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Preventing COVID-19 from Mutating and Becoming More Aggressive

Rich Egger/TSPR file photo
Lynn Van Pelt, an RN at MDH, drawing up COVID-19 vaccine on April 7, 2021.

Less than 50% of west central Illinois residents are fully vaccinated against COVID-19.  Dr. Ed Card, Chief Medical Officer at McDonough District Hospital, said that should be a concern for everyone.

Card said in addition to preventing people from getting sick, the vaccines can also limit replication of the virus.

“We need to prevent it from being spread from person-to-person because every time that happens, it’s an opportunity for the virus to mutate,” Card said in an interview with TSPR. “And as the virus mutates and evolves, it may become more and more aggressive. So this really isn’t just about whether or not I get sick or you get sick. It’s really about protecting us all from this virus’ ability to mutate.”

He said viruses survive by mutating and evolving. He said people who do not get vaccinated are playing roulette with their lives and the lives of others by allowing for ongoing mutation of the virus.

He said concerns about the vaccines are “greatly overblown.” According to Card:

  • The vaccines will not make you magnetic (something he’s been asked about)
  • The vaccines don’t affect your DNA. “The RNA viruses are incapable of going backwards into the genome.”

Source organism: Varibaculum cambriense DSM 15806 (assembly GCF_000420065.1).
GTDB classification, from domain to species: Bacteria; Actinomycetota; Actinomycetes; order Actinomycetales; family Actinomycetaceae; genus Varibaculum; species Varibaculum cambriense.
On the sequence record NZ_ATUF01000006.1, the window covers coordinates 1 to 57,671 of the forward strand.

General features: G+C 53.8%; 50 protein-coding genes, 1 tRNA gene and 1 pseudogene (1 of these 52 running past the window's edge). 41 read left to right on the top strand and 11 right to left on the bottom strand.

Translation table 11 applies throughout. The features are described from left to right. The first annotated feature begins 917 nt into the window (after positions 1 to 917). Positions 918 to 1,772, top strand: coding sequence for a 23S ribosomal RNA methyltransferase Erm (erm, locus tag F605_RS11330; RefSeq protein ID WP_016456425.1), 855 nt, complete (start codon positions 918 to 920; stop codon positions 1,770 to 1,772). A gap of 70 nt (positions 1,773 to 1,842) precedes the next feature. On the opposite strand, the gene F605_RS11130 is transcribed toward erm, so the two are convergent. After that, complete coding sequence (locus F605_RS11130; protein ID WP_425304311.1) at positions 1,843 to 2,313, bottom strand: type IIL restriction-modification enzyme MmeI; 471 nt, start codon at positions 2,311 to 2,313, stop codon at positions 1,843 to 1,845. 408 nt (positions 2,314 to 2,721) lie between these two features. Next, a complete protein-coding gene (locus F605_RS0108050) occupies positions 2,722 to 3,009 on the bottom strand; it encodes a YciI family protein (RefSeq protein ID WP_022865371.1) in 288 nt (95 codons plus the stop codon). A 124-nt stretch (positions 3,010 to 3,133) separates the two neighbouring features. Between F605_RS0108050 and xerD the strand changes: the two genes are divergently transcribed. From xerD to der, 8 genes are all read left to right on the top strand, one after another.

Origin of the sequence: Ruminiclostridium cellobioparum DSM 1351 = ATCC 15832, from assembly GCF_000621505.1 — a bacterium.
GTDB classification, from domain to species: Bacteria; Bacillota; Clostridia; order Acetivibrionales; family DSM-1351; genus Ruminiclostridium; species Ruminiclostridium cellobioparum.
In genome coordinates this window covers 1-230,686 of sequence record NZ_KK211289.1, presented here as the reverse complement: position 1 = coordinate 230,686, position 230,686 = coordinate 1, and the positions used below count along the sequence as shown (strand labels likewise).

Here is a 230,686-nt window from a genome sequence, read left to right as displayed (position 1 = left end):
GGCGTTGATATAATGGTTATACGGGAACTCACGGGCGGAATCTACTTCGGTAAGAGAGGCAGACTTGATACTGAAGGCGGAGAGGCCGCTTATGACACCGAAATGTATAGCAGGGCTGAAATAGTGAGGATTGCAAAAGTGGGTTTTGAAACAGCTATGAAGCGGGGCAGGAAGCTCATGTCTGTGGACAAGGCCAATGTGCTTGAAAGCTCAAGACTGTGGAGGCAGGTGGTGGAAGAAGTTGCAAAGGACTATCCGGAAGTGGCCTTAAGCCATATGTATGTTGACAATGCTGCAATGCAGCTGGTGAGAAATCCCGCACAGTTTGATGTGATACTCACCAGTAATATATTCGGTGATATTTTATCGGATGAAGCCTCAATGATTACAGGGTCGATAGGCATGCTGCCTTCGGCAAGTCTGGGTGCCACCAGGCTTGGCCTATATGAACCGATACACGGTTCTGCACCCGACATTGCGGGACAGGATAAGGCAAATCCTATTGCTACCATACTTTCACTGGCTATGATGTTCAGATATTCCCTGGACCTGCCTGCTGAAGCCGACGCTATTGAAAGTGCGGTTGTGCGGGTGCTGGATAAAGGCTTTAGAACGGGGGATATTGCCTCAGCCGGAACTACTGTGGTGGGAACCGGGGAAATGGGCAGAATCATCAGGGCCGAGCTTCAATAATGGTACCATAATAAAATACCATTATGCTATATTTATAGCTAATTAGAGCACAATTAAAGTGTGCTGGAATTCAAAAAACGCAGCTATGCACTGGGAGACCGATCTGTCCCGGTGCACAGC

• The vaccines don’t decrease female fertility
  • Almost all reactions to vaccines occur within the first two to three weeks -- there are rarely long-term problems

“All of these (myths) have been looked at and have been shown not to be true,” Card said. “The risk of the vaccine is dramatically lower than the risks we take by not being vaccinated.”
Card urged people to look at vaccines from the public health perspective instead of politicizing them. He said he knows people who’ve had COVID and he continues to see people with the virus. “It’s real and it’s here.”

He also cautioned that the pandemic is not over. “We need to not relax at this point and not spike the ball at the five-yard line.”

He said almost every person who dies now from the COVID-19 was unvaccinated.

Vaccination Rates Around West Central Illinois

This data on vaccination rates around the region comes from the Illinois Department of Public Health. The figures are from Monday morning, July 12, 2021: 

  • Knox 44.29%
  • Fulton 43.54%
  • Cass 43.01%
  • Adams 40.55%
  • Mason 40.32%
  • Brown 39.90%
  • Schuyler 39.48%
  • McDonough 37.35%
  • Warren 36.43%
  • Hancock 30.41%
  • Henderson 21.08%

Statewide, 49.17% of the population was fully vaccinated.
Tri States Public Radio produced this story.  TSPR relies on financial support from our readers and listeners in order to provide coverage of the issues that matter to west central Illinois, southeast Iowa, and northeast Missouri. As someone who values the content created by TSPR's news department please consider making a financial contribution.